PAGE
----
private webpage: 
Cognitive therapies use traditional objects to teach children with autism age appropriate cognitive skills. During cognitive therapies children with autism often loose attention, and caregivers invest a lot of time in engaging them with the therapy providing frequent prompting while maintaining a detailed record of children’s progress, and number of given prompts. To ease current challenges during therapies, tangible computing could augment familiar objects with computational capabilities to engage children with the therapy, while supporting the automatic recording of information.
These “smart objects”, which are already familiar to both children with autism and special caregivers, constitute an easy to use interface with computational resources that are integrated in a natural and transparent way. In this project we explore the design space for developing “smart objects” to alleviate current challenges in cognitive therapies for children with autism. We conducted a contextual study in Pasitos, a specialized clinic caring children with autism that led us to the development of “Things That Think” (T3). T3 are “smart objects” that present themselves as fun to the children, and allow caregivers to perform their therapies in a more appealing way assisting them with monitoring of relevant events during the therapy.
 
T3 objects have an electronical “brain” composed of an accelerometer, an array of leds, a microphone, a loudspeaker, and a motor, that enables an objet to “talk”, “sing”, “turn on”, and “move” whenever the user “grabs it” , “releases it” or “shakes it”.  A T3 object could also be used in collaboration extending its “brain” with an RFID tag and glove with RFID reader for reading face-to-face interactions such as: requests, replies and prompts. We are currently implementing the electronical “brain”, and the glove for creating several T3s objects to prove our concept.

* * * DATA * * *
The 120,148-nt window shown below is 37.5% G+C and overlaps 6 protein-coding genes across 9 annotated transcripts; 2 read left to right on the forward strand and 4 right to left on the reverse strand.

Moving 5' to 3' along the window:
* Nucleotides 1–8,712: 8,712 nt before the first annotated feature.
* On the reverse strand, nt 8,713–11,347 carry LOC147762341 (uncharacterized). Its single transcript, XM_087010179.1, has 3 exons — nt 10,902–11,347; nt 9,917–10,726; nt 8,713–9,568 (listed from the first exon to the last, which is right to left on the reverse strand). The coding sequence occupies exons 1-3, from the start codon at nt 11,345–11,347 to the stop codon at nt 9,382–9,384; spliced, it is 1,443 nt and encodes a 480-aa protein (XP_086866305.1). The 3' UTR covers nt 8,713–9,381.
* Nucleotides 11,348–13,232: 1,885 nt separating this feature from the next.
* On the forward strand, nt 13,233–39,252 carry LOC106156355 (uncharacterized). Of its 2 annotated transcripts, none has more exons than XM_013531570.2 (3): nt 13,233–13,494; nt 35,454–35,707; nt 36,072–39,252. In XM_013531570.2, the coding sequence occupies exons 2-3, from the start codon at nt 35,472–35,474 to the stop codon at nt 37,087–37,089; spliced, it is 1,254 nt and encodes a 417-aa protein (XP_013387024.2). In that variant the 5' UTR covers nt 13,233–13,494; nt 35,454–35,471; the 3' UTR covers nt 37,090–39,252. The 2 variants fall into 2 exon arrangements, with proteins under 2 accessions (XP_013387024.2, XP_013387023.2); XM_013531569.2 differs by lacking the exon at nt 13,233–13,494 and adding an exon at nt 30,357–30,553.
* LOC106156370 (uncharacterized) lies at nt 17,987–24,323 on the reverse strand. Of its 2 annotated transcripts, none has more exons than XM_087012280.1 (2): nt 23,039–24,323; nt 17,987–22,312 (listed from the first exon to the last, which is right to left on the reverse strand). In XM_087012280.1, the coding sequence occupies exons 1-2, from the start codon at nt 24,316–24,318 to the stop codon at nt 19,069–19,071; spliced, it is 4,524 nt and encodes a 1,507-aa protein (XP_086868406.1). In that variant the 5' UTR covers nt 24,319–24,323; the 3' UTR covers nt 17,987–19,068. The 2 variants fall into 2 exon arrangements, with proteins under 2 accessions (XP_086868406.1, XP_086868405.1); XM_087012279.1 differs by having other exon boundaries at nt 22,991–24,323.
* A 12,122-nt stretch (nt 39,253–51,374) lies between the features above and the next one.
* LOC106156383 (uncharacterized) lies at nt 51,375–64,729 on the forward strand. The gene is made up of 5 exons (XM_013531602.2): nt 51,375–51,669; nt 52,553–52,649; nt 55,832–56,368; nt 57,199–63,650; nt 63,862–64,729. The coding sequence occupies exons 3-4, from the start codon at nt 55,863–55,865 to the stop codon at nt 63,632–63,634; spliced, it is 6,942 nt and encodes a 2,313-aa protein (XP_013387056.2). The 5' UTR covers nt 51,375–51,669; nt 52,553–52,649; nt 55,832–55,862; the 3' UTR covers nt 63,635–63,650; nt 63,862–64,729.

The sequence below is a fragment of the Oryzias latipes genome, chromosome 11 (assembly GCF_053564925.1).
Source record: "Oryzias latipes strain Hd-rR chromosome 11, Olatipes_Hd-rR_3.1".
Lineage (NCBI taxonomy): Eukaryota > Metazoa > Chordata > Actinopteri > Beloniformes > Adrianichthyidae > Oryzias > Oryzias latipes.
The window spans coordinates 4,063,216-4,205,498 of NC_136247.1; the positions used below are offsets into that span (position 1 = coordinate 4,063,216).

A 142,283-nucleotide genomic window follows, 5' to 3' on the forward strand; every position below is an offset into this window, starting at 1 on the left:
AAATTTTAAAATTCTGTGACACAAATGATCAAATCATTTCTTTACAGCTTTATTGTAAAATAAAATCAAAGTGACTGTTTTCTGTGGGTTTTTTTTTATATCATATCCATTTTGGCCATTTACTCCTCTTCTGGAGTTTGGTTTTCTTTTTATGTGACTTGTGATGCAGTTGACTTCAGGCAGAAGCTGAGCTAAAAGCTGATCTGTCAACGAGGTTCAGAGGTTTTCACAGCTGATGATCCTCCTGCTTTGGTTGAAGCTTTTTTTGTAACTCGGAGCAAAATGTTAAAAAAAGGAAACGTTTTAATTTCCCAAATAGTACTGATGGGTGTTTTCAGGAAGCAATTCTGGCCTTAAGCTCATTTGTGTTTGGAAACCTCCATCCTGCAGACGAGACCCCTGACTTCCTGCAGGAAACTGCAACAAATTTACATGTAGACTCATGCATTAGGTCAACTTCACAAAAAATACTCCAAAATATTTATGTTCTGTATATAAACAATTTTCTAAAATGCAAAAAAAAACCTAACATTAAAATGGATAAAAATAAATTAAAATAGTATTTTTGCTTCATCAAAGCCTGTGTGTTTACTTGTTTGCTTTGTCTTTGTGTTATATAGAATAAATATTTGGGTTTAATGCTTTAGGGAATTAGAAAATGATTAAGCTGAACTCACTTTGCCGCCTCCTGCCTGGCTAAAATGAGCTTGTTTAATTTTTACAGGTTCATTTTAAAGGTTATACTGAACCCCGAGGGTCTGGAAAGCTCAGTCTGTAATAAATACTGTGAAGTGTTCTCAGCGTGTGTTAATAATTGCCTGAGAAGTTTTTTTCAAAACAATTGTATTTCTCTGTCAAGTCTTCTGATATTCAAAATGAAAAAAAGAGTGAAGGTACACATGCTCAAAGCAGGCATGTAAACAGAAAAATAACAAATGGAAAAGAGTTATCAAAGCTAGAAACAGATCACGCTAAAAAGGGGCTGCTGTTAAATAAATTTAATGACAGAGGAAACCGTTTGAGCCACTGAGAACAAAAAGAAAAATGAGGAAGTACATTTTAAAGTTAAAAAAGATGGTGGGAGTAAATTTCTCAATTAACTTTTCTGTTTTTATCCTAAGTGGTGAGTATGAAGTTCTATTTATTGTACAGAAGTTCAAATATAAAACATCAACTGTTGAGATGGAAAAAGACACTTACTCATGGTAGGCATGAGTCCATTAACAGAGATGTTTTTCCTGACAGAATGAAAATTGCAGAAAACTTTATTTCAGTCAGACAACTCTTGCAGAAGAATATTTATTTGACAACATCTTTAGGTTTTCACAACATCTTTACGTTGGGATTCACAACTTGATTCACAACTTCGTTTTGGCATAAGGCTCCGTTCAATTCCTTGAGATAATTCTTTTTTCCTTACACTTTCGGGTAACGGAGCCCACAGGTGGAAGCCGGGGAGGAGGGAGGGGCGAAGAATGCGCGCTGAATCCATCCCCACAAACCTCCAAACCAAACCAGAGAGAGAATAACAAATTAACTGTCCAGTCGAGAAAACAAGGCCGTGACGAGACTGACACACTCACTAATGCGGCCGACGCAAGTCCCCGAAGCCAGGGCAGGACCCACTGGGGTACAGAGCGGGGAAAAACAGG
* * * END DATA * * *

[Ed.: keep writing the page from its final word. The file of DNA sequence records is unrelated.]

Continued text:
Project participants

 
Catalina Ibarra, Master student (see more about catalina …)
e: caiben03[at]gmail[dot]com

Monica Tentori, Ph.D., Assistant Professor (see more about monica …)
e: mten …

Related publications to the project

  • Escobedo, L., Ibarra, C., Hernandez, J., Alvelais, M., and Tentori, M. (in press) “Smart objects to support the discrimination training of children with autism” Personal and Ubiquitous Computing


  • Quintana, E., Ibarra, C., Escobedo, L., Tentori, M. and Favela, J. (2012) “Object and gesture recognition to assist children with autism during the discrimination training”, CIARP ’12, Buenos Aires, Argentina

  • Ibarra, C. y Tentori, M. “Things that think” for the cognitive skills training of students with autism. Workshop on Evaluation, interfaces and education, de CHI ’12, Autisn, Texas